- This event has passed.
MDRGC DSSmatch Case Course
November 2 @ 8:00 am - 5:00 pm
Registration for this course will be via DSSmatch Website.
Fees are according to the DSSmatch Website
The Pistol Range is closed for this event, and will be utilized by the participants only
What is CASE?
CASE is an acronym for Competency And Safety Exam. This practical exam allows assessors to confirm prospective participants are ready for dynamic shooting sport competitions.
The exam isn’t particularly hard, but requires concerted effort. Assessors will be watching for appropriate muzzle direction and trigger finger discipline while candidates negotiate a course of fire that simulates a typical competition stage. The CASE course of fire will require candidates demonstrate knowledge of the FOUR RULES OF FIREARMS SAFETY (hotlink) and practical safe handling of their firearm. The course of fire dictates the candidate shoot from their support side, shoot through ports, shoot while moving, reload safely, and fire from several different positions; possibly including prone, urban prone, kneeling and sitting.
Candidates will be issued a CASE Qualification Card upon successful completion. This card must be produced at all DSSBCA affiliated matches in addition to a valid PAL.
Per DSSBCA rules, CASE assessors are not allowed to be paid to run the qualifiers. Fees may only be charged to cover any cost of facilities where the qualifiers are held.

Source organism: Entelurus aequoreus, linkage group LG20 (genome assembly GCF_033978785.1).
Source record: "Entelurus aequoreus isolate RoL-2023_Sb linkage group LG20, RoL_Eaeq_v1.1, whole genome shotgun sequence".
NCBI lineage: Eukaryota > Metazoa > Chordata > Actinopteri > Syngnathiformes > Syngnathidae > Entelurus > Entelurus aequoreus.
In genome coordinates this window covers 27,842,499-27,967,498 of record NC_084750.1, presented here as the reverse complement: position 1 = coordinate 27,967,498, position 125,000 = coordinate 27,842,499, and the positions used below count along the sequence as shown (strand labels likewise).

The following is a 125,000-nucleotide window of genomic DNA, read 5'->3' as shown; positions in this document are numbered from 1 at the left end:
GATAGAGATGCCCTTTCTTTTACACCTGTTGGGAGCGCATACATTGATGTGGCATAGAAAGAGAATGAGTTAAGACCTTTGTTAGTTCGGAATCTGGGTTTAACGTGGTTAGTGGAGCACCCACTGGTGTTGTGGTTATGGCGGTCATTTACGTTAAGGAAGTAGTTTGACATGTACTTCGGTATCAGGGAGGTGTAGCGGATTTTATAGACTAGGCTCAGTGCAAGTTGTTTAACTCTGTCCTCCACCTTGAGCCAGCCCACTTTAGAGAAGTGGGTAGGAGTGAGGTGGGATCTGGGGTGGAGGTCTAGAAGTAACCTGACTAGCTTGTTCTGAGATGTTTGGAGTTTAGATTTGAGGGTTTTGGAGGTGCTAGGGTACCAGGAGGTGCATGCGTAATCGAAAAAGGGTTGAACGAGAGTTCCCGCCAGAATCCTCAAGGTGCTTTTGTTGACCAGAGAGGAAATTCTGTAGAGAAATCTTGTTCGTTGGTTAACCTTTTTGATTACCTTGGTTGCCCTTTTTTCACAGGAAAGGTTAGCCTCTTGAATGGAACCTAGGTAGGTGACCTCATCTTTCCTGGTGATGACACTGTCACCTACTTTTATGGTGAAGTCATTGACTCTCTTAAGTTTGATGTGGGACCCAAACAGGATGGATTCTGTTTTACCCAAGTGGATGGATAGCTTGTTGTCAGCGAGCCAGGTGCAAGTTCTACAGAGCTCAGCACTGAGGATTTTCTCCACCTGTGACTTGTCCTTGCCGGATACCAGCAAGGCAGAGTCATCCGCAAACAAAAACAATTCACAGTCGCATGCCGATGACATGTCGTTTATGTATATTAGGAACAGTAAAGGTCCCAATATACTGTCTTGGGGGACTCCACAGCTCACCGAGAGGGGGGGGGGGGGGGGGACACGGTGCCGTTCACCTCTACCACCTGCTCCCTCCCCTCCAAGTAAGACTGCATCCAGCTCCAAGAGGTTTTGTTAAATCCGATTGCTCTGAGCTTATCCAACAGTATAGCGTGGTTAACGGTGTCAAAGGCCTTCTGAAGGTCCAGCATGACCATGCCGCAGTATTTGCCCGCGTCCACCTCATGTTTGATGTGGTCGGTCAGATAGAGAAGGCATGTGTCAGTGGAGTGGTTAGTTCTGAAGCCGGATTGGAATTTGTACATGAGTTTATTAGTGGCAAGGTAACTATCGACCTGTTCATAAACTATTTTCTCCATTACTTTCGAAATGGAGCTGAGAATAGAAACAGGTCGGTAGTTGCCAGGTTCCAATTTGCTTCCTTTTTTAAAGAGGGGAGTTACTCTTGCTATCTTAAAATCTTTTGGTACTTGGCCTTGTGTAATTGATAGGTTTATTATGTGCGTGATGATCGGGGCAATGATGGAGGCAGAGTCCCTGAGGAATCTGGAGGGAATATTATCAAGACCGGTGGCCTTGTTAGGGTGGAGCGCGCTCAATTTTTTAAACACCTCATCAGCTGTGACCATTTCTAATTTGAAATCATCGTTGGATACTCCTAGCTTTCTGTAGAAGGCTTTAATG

Ya need to know this, so memorize it!
FOUR RULES OF FIREARMS SAFETY
The Four Rules of firearms safety were coined by “Jeff” cooper, a usmc colonel who saw action in wwii and korea. He was the founder of the american pistol institute.
His four rules:
- All guns are always loaded. Even if they are not, treat them as if they are.
- Never let the muzzle cover anything you are not willing to destroy. (For those who insist that this particular gun is unloaded, see Rule 1.)
- Keep your finger off the trigger till your sights are on the target. This is the Golden Rule. Its violation is directly responsible for about 60 percent of inadvertent discharges.
- Identify your target, and what is behind it. Never shoot at anything that you have not positively identified.